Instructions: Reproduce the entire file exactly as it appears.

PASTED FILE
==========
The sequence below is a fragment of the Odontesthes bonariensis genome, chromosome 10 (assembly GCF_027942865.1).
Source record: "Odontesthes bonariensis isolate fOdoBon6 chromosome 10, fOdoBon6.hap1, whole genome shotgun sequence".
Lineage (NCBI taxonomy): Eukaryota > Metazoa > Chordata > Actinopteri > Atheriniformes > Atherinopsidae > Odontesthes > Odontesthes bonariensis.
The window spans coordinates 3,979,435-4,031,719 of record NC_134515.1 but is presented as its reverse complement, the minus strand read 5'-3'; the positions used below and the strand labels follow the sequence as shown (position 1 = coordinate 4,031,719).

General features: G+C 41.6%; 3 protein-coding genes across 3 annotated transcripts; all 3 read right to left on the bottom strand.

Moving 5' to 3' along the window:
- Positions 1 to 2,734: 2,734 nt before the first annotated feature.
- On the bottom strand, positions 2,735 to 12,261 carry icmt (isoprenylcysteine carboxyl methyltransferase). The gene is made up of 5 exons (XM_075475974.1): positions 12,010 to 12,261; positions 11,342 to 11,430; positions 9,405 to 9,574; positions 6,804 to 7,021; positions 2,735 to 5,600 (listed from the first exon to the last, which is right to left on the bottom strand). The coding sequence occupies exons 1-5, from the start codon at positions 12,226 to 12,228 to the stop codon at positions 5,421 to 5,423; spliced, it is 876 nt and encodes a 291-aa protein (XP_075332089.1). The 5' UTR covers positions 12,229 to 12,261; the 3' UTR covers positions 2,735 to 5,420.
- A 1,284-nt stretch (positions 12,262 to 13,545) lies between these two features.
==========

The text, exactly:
The sequence below is a fragment of the Odontesthes bonariensis genome, chromosome 10 (assembly GCF_027942865.1).
Source record: "Odontesthes bonariensis isolate fOdoBon6 chromosome 10, fOdoBon6.hap1, whole genome shotgun sequence".
Lineage (NCBI taxonomy): Eukaryota > Metazoa > Chordata > Actinopteri > Atheriniformes > Atherinopsidae > Odontesthes > Odontesthes bonariensis.
The window spans coordinates 3,979,435-4,031,719 of record NC_134515.1 but is presented as its reverse complement, the minus strand read 5'-3'; the positions used below and the strand labels follow the sequence as shown (position 1 = coordinate 4,031,719).

General features: G+C 41.6%; 3 protein-coding genes across 3 annotated transcripts; all 3 read right to left on the bottom strand.

Moving 5' to 3' along the window:
- Positions 1 to 2,734: 2,734 nt before the first annotated feature.
- On the bottom strand, positions 2,735 to 12,261 carry icmt (isoprenylcysteine carboxyl methyltransferase). The gene is made up of 5 exons (XM_075475974.1): positions 12,010 to 12,261; positions 11,342 to 11,430; positions 9,405 to 9,574; positions 6,804 to 7,021; positions 2,735 to 5,600 (listed from the first exon to the last, which is right to left on the bottom strand). The coding sequence occupies exons 1-5, from the start codon at positions 12,226 to 12,228 to the stop codon at positions 5,421 to 5,423; spliced, it is 876 nt and encodes a 291-aa protein (XP_075332089.1). The 5' UTR covers positions 12,229 to 12,261; the 3' UTR covers positions 2,735 to 5,420.
- A 1,284-nt stretch (positions 12,262 to 13,545) lies between these two features.